The humorous novelty song "Please Mr. Kennedy", a plea from a reluctant astronaut, appears to be a fourth generation derivative of the 1960 song "Mr. Custer", also known as "Please Mr. Custer", about the Battle of the Little Bighorn, sung by Larry Verne and written by Al DeLory, Fred Darian, and Joseph Van Winkle. A Tamla-Motown single followed in 1961: "Please Mr. Kennedy (I Don't Want to Go)", a plea from a reluctant Vietnam War draftee, sung by Mickey Woods and credited to Berry Gordy, Loucye Wakefield and Ronald Wakefield. In 1962 using a similar theme, The Goldcoast Singers recorded "Please Mr. Kennedy" on its Here They Are album, with writing credits to Ed Rush and George Cromarty. The Llewyn Davis version credits Rush, Cromarty, Burnett, Timberlake, and the Coens.
Isaac, Timberlake, Mulligan, Driver and others performed the music live. The exception was "The Auld Triangle", which was lip-synced, with Timberlake singing bass. (Timberlake's vocal range was on display in the film. Critic Janet Maslin, listening to a soundtrack recording, confused Timberlake's voice with Mulligan's, which she thought resembled that of Mary Travers.)"The Coen Bros. On Writing, 'Lebowski' And Literally Herding Cats". Fresh Air transcript. National Public Radio. December 17, 2013. Wald, Elija. "The World of LLewyn Davis". Inside Llewyn Davis official site. CBS Films. Retrieved September 24, 2013. Cieply, Michael (January 27, 2013). "Macdougal Street Homesick Blues". The New York Times. Retrieved February 20, 2013. Russ Fischer (June 25, 2011). "The Coen Bros. New Script is Based on the 60′s NYC Folk Scene". /Film. Retrieved February 11, 2012. "The New Superstar at Cannes: A Ginger Tom Cat". The Telegraph. Retrieved 11 October 2013. "NYFF51: "Inside Llewyn Davis" Press Conference | The Coen Brothers, ". YouTube. September 29, 2013. "CBS Films Pays $4 Million for Coen Bros.' 'Inside Llewyn Davis'". Billboard. The Hollywood Reporter. February 19, 2013. Retrieved February 20, 2013. "CBS Films Acquires The Coen Brothers' 'Inside Llewyn Davis'" (Press release). CBS Films. February 19, 2013. Retrieved February 20, 2013. Haglund, David. "The People Who Inspired Inside Llewyn Davis". Slate. Retrieved 4 January 2014. Golden, Zara. "What's Real in 'Inside Llewyn Davis': Llewyn Davis' Album Cover Looks Very Familiar". Rolling Stone. Associated Press (May 19, 2013). "Coens' folk revival 'Llewyn' serenades Cannes". The Oklahoman. Jurgensen, John (November 21, 2013). "T Bone Burnett and the Coen Brothers Move the Music Needle". Wall Street Journal. Myers, Mitch (December 3, 2013). "'Inside Llewyn Davis': From General Custer to Mr. Kennedy, the Genesis of a Novelty Song". The Hollywood Reporter. "Inside Llewyn Davis". Nonesuch (track listing). Christgau, Robert (December 4, 2013). "The Lost World of 'Llewyn Davis': Christgau on the Coen Brothers". Rolling Stone. "Inside Llewyn Davis with Production Mixer Peter F. Kurkland". Sound & Picture. February 3, 2014.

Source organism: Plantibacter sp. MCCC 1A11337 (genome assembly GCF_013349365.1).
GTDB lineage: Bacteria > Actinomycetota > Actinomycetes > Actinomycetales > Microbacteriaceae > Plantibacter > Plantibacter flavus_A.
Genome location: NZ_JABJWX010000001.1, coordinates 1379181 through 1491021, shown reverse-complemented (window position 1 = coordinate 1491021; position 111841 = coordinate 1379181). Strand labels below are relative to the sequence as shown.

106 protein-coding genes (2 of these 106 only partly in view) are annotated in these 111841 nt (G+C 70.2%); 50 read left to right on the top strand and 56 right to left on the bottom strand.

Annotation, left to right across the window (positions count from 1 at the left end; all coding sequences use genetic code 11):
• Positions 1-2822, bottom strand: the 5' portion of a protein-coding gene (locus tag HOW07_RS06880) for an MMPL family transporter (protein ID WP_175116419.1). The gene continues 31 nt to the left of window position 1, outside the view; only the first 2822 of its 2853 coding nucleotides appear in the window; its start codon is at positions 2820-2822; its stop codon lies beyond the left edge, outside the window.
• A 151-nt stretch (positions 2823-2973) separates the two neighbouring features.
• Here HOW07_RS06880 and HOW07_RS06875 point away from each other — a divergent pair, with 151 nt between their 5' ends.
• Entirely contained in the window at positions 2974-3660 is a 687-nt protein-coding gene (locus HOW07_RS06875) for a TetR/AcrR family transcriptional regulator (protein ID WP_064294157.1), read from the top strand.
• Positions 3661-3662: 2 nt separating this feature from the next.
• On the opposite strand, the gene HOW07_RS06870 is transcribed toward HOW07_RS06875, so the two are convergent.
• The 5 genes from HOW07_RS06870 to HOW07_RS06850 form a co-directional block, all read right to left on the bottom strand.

Inside Llewyn Davis had its worldwide premiere on May 19, 2013 at the 2013 Cannes Film Festival. The film then screened at film festivals, including the New York Film Festival in September, the November 14 close of the 2013 AFI Film Festival, and Torino Film Festival 2013, also in November.
The film had a limited release in the United States on December 6, 2013, where it played in Los Angeles and New York. It opened in 133 additional theaters on December 20 and opened wide on January 10, 2014.
It was released on DVD and Blu-ray in the US on March 11, 2014.
Rotten Tomatoes gives the film a score of 94% rating based on 235 reviews, with an average score of 8.6/10. The site's consensus states: "Smart, funny, and profoundly melancholy, Inside Llewyn Davis finds the Coen brothers in fine form." On Metacritic, the film has a score of 92 out of 100, based on 47 critics, indicating "universal acclaim".
Writing for The Village Voice, Alan Scherstuhl praised the Coen brothers' film: "While often funny and alive with winning performances, Inside Llewyn Davis finds the brothers in a dark mood, exploring the near-inevitable disappointment that faces artists too sincere to compromise--disappointments that the Coens, to their credit, have made a career out of dodging. The result is their most affecting film since the masterful A Serious Man." Todd McCarthy of The Hollywood Reporter called the film "an outstanding fictional take on the early 1960s folk music scene," praising the "fresh, resonant folk soundtrack" and Oscar Isaac's performance that "deftly manages the task of making Llewyn compulsively watchable."
Folk singers, however, have criticized the movie for misrepresenting the friendliness of the Village folk scene of the time. Terri Thal, Dave Van Ronk's ex-wife, said, "I didn't expect it to be almost unrecognizable as the folk-music world of the early 1960s." Suzanne Vega said "I feel they took a vibrant, crackling, competitive, romantic, communal, crazy, drunken, brawling scene and crumpled it into a slow brown sad movie." The movie was also criticized for the fact that, although it was to some extent based on the memoir of Dave Van Ronk, the film portrayed a character very much at odds with the real Van Ronk, usually described as a "nice guy". However, at a press interview before the film was premiered at Cannes, the Coens had stated that the character itself was very much an original creation, and that the music was the major influence they'd drawn from Van Ronk.